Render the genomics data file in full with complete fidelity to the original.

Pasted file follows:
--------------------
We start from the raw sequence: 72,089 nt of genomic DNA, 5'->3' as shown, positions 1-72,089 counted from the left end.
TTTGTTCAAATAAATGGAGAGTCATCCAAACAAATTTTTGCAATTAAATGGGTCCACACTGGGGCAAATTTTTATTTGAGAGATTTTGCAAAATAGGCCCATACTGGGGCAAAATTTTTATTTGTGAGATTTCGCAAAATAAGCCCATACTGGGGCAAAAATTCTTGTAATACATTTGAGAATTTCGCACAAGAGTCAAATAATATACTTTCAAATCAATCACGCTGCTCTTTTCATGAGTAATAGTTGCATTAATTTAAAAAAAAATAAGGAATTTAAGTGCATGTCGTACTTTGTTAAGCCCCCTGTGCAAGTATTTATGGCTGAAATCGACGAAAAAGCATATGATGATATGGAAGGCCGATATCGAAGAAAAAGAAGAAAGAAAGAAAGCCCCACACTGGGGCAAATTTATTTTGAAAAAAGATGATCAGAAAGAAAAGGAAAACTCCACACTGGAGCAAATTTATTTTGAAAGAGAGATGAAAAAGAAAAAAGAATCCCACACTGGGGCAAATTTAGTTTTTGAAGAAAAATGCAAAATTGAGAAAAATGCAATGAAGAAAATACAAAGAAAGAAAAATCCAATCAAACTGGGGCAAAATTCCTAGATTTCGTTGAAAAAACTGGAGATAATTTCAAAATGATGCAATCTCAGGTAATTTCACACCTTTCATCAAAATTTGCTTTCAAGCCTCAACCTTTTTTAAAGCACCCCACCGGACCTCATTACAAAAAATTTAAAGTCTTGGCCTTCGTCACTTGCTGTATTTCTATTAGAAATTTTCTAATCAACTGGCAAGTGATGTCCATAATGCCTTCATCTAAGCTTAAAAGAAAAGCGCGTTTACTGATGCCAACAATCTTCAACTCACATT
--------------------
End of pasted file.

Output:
We start from the raw sequence: 72,089 nt of genomic DNA, 5'->3' as shown, positions 1-72,089 counted from the left end.
TTTGTTCAAATAAATGGAGAGTCATCCAAACAAATTTTTGCAATTAAATGGGTCCACACTGGGGCAAATTTTTATTTGAGAGATTTTGCAAAATAGGCCCATACTGGGGCAAAATTTTTATTTGTGAGATTTCGCAAAATAAGCCCATACTGGGGCAAAAATTCTTGTAATACATTTGAGAATTTCGCACAAGAGTCAAATAATATACTTTCAAATCAATCACGCTGCTCTTTTCATGAGTAATAGTTGCATTAATTTAAAAAAAAATAAGGAATTTAAGTGCATGTCGTACTTTGTTAAGCCCCCTGTGCAAGTATTTATGGCTGAAATCGACGAAAAAGCATATGATGATATGGAAGGCCGATATCGAAGAAAAAGAAGAAAGAAAGAAAGCCCCACACTGGGGCAAATTTATTTTGAAAAAAGATGATCAGAAAGAAAAGGAAAACTCCACACTGGAGCAAATTTATTTTGAAAGAGAGATGAAAAAGAAAAAAGAATCCCACACTGGGGCAAATTTAGTTTTTGAAGAAAAATGCAAAATTGAGAAAAATGCAATGAAGAAAATACAAAGAAAGAAAAATCCAATCAAACTGGGGCAAAATTCCTAGATTTCGTTGAAAAAACTGGAGATAATTTCAAAATGATGCAATCTCAGGTAATTTCACACCTTTCATCAAAATTTGCTTTCAAGCCTCAACCTTTTTTAAAGCACCCCACCGGACCTCATTACAAAAAATTTAAAGTCTTGGCCTTCGTCACTTGCTGTATTTCTATTAGAAATTTTCTAATCAACTGGCAAGTGATGTCCATAATGCCTTCATCTAAGCTTAAAAGAAAAGCGCGTTTACTGATGCCAACAATCTTCAACTCACATT